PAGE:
More Kids Have Books to Read Because of What This Company Did
This post is by Jackie Norris, executive director, and Yvonne Siu Turner, senior manager, corporate resources and programs, of the Points of Light Corporate Institute. It is part two in a seven-part blog CSRWire series exploring the community engagement practices of winning companies in The Civic 50, an initiative launched in 2012 by Points of Light, the National Conference on Citizenship and Bloomberg. The Civic 50 identifies the top 50 community-minded S&P 500 corporations that best use their time, talent and resources to improve the quality of life in the communities where they do business.
Do you remember your favorite children’s book? Was it “Goodnight Moon,” “Where the Wild Things Are” or “James and the Giant Peach”? For many of us, being read to by our parents is a fond childhood memory, and something that also got us on the right track for success later in life.
In many parts of the country, however, millions of children in low-income families have no access to books. They haven’t been exposed to reading aloud. And when they start kindergarten, they’re not on the same playing field as the other kids in their class.
A Literacy Crisis
Addressing this literacy crisis is something Bring Me A Book is dedicated to solving. By creating age-appropriate school libraries and organizing workshops, the California-based nonprofit provides access to new books to underserved schools, and helps parents and teachers understand the importance of reading aloud to children every day.
But as is often debated scale is critical for nonprofit initiatives to thrive and maximize their impact, which is where the private sector can step in and help. Bring Me A Book is no exception, and recently welcomed support from Morgan Stanley to think strategically about how they could reach more children – but the financial services company didn’t just write a check.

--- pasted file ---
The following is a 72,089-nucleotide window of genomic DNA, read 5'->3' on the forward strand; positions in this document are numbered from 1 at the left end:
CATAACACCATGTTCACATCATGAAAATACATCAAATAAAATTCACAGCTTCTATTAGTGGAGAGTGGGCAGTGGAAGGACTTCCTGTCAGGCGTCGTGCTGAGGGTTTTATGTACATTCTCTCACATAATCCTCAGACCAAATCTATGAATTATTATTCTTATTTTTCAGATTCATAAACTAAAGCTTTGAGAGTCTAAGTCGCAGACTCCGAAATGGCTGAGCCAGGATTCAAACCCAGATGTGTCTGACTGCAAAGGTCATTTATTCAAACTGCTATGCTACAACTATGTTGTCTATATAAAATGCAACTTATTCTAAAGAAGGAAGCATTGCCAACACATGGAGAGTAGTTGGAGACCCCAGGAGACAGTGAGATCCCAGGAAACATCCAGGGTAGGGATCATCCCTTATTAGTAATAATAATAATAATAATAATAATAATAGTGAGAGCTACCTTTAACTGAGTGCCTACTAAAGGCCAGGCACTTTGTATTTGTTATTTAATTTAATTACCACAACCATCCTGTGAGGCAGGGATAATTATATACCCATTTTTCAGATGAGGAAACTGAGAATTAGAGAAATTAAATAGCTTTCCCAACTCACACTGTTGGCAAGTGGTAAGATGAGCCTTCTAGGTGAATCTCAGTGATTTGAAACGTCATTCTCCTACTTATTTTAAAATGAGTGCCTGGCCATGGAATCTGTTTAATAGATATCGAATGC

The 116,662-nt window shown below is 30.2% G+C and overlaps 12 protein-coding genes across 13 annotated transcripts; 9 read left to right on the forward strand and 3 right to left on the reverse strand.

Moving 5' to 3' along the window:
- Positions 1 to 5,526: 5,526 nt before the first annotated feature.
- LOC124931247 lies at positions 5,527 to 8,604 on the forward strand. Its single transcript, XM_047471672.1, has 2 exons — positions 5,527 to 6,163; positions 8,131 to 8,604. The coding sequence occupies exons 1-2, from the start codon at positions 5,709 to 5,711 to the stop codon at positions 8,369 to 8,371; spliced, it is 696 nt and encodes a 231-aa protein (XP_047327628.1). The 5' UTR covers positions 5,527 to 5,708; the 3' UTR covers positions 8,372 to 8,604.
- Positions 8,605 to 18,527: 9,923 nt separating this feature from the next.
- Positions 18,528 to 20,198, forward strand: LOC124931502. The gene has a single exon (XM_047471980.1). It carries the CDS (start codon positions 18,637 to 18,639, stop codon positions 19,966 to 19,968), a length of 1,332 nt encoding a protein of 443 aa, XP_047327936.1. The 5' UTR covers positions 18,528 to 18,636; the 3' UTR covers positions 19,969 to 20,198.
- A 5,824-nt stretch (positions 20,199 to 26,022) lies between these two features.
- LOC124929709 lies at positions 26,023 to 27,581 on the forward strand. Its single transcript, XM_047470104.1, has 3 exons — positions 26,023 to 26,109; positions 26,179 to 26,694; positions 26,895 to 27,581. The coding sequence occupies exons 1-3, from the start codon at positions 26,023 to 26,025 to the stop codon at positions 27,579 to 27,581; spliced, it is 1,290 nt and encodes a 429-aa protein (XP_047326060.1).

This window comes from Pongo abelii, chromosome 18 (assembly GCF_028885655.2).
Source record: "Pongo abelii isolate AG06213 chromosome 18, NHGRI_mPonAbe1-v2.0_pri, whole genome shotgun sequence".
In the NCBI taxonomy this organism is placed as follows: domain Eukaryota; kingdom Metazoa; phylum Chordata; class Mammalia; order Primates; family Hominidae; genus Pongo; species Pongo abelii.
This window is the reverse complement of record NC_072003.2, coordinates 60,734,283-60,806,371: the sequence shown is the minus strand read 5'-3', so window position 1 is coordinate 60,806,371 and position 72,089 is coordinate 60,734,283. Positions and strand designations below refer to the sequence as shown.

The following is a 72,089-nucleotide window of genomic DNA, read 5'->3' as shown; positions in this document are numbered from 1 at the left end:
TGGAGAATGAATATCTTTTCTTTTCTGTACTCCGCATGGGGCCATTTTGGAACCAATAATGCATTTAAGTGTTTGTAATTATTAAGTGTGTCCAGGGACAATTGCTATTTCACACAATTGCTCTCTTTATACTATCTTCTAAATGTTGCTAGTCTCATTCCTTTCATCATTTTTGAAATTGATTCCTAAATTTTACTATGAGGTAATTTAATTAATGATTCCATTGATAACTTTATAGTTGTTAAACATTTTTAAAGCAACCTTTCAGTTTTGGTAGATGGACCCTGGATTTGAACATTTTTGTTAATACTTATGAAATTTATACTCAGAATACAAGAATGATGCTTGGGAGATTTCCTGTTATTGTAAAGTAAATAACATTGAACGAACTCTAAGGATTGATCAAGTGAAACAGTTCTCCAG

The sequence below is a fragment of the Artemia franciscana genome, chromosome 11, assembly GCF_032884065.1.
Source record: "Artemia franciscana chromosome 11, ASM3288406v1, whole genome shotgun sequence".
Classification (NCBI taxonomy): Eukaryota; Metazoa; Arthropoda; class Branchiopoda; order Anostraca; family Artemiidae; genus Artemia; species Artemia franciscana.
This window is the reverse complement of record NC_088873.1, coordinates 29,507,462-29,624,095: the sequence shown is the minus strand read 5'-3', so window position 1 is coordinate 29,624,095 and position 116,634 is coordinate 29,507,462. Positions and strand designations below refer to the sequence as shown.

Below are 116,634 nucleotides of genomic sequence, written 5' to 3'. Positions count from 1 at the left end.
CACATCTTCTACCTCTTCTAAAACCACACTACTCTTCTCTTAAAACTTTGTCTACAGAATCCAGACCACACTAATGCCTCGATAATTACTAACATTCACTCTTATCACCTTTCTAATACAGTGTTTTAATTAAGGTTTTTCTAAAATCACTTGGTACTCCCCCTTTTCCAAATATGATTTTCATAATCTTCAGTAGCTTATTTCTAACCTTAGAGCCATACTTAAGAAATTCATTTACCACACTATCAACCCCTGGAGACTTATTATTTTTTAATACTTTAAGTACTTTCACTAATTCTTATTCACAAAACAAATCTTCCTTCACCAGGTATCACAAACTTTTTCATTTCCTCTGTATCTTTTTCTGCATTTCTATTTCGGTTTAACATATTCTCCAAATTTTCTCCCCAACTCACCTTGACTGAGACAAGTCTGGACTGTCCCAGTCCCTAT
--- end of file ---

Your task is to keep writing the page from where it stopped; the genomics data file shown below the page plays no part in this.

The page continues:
In their latest Strategy Challenge pro bono volunteer competition, a team of finance and legal professionals from Morgan Stanley worked with Bring Me A Book to provide recommendations for an ambitious expansion of its programs through digital media using new technology and training for parents and caregivers.
“Bring Me A Book is walking away from this experience with a blueprint for our future work that we believe is game changing in the field of early literacy. We now have an actionable plan that has all of the components for success: an understanding of our market, potential partners and a resourcing model that will immediately allow us to offer increased book access programs to support our preschool families in California,” said Mialisa Bonta, executive director of Bring Me A Book.
The Strategy Challenge wasn’t only a game-changer for Bring Me A Book, it was also a transformative experience for Morgan Stanley’s volunteers.
As Meryl Craig, an associate with Morgan Stanley who participated on the team providing pro bono strategic consulting to Bring Me A Book, put it, “Strategy Challenge was an incredible opportunity to collaborate with an inspiring organization. Bring Me A Book now has additional tools to help them combat early childhood illiteracy, and they have implemented our final recommendation to pursue the use of digital media. Seeing the continued impact of Morgan Stanley’s work in the local community is truly rewarding."